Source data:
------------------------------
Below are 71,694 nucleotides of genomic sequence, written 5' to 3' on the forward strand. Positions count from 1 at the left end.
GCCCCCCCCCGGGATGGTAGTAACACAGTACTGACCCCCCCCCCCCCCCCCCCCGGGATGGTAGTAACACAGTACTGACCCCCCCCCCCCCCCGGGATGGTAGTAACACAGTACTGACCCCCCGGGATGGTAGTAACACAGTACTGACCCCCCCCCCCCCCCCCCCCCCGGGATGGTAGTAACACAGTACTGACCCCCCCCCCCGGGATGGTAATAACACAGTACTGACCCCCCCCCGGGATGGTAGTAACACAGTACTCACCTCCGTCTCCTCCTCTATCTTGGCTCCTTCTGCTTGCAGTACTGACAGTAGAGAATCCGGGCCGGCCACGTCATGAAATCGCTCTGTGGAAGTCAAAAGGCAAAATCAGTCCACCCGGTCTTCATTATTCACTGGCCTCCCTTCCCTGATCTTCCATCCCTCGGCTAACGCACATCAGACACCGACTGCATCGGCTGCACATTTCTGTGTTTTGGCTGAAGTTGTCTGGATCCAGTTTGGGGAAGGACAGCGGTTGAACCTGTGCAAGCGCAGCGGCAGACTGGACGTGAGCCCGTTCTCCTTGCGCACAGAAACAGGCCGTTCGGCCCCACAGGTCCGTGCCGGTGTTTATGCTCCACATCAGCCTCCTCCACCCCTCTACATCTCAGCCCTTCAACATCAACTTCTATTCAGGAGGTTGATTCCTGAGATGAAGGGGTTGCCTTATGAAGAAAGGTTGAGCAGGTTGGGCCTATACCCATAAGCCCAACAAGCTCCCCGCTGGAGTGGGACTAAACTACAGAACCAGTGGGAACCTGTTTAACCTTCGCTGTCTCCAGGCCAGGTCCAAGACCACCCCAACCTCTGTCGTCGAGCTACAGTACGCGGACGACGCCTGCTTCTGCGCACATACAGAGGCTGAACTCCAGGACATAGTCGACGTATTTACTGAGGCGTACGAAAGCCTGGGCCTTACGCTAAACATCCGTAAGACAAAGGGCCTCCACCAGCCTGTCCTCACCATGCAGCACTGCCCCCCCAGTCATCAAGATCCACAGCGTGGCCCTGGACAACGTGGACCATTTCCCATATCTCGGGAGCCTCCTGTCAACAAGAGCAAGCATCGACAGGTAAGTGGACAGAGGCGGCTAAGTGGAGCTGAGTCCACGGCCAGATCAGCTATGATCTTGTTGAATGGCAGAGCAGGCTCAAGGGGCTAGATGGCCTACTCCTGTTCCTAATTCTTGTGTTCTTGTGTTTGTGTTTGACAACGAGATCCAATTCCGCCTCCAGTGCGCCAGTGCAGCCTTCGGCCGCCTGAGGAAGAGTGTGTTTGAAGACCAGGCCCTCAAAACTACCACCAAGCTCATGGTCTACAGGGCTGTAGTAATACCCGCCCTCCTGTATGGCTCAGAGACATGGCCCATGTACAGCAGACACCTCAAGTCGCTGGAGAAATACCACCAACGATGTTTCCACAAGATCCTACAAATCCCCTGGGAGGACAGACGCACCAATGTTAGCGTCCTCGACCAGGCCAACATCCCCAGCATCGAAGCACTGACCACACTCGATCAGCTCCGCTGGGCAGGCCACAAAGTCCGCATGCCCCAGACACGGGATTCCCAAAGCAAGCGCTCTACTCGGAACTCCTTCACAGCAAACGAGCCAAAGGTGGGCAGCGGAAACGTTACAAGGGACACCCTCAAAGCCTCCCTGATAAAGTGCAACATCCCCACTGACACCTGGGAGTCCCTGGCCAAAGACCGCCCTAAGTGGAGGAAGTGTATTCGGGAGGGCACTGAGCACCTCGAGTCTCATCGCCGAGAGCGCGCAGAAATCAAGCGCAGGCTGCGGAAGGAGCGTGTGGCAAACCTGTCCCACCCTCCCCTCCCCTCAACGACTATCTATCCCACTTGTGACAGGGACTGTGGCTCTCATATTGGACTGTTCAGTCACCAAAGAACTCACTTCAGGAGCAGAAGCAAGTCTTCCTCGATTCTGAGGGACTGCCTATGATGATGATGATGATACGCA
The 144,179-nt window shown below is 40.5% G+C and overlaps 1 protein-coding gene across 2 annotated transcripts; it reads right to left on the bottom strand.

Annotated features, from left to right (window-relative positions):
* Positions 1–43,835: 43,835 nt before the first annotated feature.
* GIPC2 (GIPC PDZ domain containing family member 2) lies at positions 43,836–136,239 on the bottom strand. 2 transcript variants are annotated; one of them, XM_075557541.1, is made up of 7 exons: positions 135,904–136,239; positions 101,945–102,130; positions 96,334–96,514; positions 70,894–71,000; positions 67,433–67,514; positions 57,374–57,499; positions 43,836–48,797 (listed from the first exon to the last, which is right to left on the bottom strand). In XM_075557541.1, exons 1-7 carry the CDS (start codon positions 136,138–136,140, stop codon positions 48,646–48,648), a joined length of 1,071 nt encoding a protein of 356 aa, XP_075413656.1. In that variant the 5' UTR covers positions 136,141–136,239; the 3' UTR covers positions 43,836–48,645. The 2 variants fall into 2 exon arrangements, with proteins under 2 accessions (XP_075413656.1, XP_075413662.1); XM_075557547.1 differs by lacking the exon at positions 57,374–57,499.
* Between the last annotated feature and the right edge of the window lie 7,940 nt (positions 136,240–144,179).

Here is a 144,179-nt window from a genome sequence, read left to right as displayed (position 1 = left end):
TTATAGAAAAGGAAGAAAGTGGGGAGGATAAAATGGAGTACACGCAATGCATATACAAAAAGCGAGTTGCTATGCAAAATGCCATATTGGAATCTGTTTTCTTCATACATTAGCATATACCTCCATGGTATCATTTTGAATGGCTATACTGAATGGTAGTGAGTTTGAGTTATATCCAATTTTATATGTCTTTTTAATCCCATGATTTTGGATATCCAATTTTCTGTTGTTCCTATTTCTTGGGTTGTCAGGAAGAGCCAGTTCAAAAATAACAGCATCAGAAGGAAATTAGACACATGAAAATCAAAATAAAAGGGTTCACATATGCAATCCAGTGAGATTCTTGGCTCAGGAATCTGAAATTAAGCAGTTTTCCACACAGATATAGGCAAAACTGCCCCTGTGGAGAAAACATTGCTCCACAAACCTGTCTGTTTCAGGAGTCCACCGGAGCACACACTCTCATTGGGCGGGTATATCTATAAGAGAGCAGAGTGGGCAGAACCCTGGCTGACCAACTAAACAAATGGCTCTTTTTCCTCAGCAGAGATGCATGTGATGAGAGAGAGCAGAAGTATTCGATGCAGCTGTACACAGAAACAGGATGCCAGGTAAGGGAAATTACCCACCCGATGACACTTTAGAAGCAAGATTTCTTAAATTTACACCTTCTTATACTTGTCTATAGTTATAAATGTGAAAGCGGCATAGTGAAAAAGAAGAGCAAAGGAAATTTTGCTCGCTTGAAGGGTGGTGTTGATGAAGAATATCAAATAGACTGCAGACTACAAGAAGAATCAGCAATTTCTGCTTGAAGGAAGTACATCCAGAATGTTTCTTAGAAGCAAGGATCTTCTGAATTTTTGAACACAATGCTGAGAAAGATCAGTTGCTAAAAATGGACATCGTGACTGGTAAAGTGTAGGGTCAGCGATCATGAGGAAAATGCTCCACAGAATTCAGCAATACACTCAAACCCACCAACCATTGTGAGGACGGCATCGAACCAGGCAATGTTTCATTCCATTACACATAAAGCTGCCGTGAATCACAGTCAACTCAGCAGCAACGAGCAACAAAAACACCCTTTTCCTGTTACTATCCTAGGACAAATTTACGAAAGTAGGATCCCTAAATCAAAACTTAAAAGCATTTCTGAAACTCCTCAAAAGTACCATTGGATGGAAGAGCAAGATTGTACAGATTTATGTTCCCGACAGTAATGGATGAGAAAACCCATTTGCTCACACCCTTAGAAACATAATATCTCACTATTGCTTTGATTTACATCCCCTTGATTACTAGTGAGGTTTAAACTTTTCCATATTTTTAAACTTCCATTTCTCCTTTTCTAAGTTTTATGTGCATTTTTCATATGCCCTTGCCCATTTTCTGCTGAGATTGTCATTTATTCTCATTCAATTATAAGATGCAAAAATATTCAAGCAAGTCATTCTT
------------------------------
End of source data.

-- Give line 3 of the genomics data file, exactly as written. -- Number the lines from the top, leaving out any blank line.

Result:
The 144,179-nt window shown below is 40.5% G+C and overlaps 1 protein-coding gene across 2 annotated transcripts; it reads right to left on the bottom strand.